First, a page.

Burrowing Owls & Florida Scrubjay
Burrowing Owls & Florida Scrubjay Photo Workshop
Burrowing Owls are a state threatened species, native year round to our area in Southwest Florida. Babies start to emerge for brief periods in March & April. As they grow and get older, they will spend more time outside of the burrow & be less skittish to any movement or activity. I have picked an area where the owls are used to people.
May and June are excellent months to capture the whole family out playing together or just increase your odds of photographing a burrowing owl in flight.
Burrowing Owls (cont.)
Babies are usually seen above the nest in May. As the babies get larger in the nest and take up more room, the adults spend less time in the nest. Larger Babies means more food. Parents will hunt at the same time (lots of drop offs) or perch near the nest, allowing for some incredible photo opportunities.
May is the peak activity for the Swallow-tailed Kites to hunt, perch, and feed their babies before they start to branch and fledge starting in early June.
Florida Scrub Jays
About 8,000 mature Florida Scrubjays are believed to exist, which does not make them an easy bird to find. Scrubjay Mating season ranges from March to June. Fledglings can be distinguished from the adult birds due to the coloration of the feathers on their head, which are brown instead of blue. Florida scrub-jays live in family groups that consist of a breeding pair and their offspring.
ALL of the Scrubjays I have seen so far have been banded
Time & Location
My Burrowing Owl & Florida Scrubjay Tours take place in Cape Coral, Florida. Because of the sensitivity of these birds, I only do one-on-one photo tours. We start at Sunrise and go for 3 1/2 hours to take advantage of the prime sunlight & wildlife action that the morning offers.
The ground is currently wet and muddy in some areas on the way out to where we will be photographing. May and June are fly season. Wear lightweight long sleeves and pants. Plan on your shoes getting wet & a little muddy, or bring waterproof boots if you’d like.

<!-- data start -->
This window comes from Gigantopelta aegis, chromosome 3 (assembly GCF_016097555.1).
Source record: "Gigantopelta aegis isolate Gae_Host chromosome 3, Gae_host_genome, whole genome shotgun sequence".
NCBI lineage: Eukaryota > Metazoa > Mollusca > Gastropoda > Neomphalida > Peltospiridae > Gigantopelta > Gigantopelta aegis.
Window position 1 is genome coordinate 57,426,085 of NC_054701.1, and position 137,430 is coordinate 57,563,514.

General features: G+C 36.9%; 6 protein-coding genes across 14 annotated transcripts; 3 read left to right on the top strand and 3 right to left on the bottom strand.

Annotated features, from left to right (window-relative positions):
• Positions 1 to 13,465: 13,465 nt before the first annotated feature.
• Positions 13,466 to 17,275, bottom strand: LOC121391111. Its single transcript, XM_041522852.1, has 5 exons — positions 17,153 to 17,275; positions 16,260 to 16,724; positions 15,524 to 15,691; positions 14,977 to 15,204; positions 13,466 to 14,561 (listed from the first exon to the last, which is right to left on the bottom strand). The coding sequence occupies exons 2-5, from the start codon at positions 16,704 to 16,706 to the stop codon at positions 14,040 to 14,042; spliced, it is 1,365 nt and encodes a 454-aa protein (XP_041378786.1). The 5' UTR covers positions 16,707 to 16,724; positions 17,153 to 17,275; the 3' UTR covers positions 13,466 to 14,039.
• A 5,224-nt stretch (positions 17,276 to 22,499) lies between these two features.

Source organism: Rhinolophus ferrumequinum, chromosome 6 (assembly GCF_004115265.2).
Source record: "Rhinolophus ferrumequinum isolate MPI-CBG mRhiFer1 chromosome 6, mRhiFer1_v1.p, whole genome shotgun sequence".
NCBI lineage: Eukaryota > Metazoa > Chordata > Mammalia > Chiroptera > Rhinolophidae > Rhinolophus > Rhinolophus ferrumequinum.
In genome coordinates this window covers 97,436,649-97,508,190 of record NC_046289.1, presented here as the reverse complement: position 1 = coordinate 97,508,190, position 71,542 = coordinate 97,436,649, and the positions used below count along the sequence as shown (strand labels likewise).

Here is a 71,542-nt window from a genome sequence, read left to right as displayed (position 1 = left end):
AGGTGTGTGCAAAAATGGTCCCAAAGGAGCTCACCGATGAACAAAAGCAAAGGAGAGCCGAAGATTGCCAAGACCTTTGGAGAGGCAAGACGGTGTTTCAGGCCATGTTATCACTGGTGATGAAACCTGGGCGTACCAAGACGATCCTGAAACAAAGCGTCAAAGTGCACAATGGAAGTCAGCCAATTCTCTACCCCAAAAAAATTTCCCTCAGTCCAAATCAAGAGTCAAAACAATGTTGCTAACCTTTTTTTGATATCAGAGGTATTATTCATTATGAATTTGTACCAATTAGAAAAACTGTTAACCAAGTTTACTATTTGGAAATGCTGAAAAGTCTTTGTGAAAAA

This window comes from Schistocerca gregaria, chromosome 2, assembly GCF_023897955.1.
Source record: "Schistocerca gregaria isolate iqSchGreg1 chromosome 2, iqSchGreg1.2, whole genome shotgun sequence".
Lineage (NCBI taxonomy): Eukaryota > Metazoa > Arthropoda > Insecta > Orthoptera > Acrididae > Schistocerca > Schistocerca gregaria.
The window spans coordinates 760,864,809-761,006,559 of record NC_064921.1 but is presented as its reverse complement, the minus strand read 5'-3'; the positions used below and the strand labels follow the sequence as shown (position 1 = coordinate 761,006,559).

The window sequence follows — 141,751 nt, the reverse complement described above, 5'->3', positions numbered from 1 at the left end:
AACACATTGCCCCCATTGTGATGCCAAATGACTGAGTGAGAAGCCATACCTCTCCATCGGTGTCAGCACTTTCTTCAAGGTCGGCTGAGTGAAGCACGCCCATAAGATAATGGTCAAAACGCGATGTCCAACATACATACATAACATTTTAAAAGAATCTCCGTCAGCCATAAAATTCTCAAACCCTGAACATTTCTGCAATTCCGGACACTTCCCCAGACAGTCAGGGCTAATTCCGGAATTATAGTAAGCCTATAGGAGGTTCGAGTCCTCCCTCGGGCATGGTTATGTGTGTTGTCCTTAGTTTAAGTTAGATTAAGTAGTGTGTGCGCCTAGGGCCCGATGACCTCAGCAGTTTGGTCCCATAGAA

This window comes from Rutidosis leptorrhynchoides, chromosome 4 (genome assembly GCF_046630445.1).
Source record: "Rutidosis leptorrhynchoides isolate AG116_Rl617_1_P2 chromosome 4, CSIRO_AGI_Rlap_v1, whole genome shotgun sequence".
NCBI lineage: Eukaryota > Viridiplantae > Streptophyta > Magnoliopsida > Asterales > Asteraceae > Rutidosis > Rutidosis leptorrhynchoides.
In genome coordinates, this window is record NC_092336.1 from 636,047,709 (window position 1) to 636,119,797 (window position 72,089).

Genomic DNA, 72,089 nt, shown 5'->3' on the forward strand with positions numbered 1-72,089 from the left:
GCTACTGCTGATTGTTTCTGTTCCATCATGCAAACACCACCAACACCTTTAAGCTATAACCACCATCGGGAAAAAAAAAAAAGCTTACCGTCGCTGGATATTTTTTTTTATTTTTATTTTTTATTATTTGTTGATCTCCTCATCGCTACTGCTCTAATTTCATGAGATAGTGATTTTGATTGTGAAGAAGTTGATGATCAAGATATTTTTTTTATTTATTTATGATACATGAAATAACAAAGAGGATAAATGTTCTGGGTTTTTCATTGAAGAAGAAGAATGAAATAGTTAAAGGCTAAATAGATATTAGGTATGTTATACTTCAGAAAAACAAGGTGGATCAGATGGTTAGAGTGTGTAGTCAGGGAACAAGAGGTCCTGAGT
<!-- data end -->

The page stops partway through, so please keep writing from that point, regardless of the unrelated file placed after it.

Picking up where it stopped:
I build my tours around finding the spots that have the most action, while including nice foregrounds or backgrounds for photographing. My customers regularly get incredible photos on my tours, however weather and wildlife do not always cooperate with our plans.
Aside from helping you with your gear and camera settings, my goal on the trip is to educate you on where to go and when to look for specific species of animals. It might take you a couple of days to get every single shot you want, but at least you will know where to look. Because these birds live underground, they will spend warm days underground. Some days the owls are all out playing for hours. One of the sites has 8 owls currently.
Burrowing Owls - Disclaimer
Keep your distance from the Burrowing Owls. Burrowing Owl burrows can be 10 feet long, so the chamber where the owls live can extend OUTSIDE the marked area.
Do not feed the owls! Their diet consists of mice, roaches, small snakes, anoles and frogs.
Florida Scrubjay - Disclaimer
An inquisitive and intelligent species, the most striking attribute of the Florida scrub jay's behavior is its remarkable tameness. As such, scrub jays willingly take food from human hands.
Unfortunately, this tameness is dangerous to the well-being of the species. Florida scrub jays that are fed by humans will reproduce earlier in the year than those that are not. However, fledgling scrub jays feed primarily on caterpillars present in the late spring and summer; if they hatch too early in the year when the caterpillars are not available, this can lead to their malnutrition or starvation.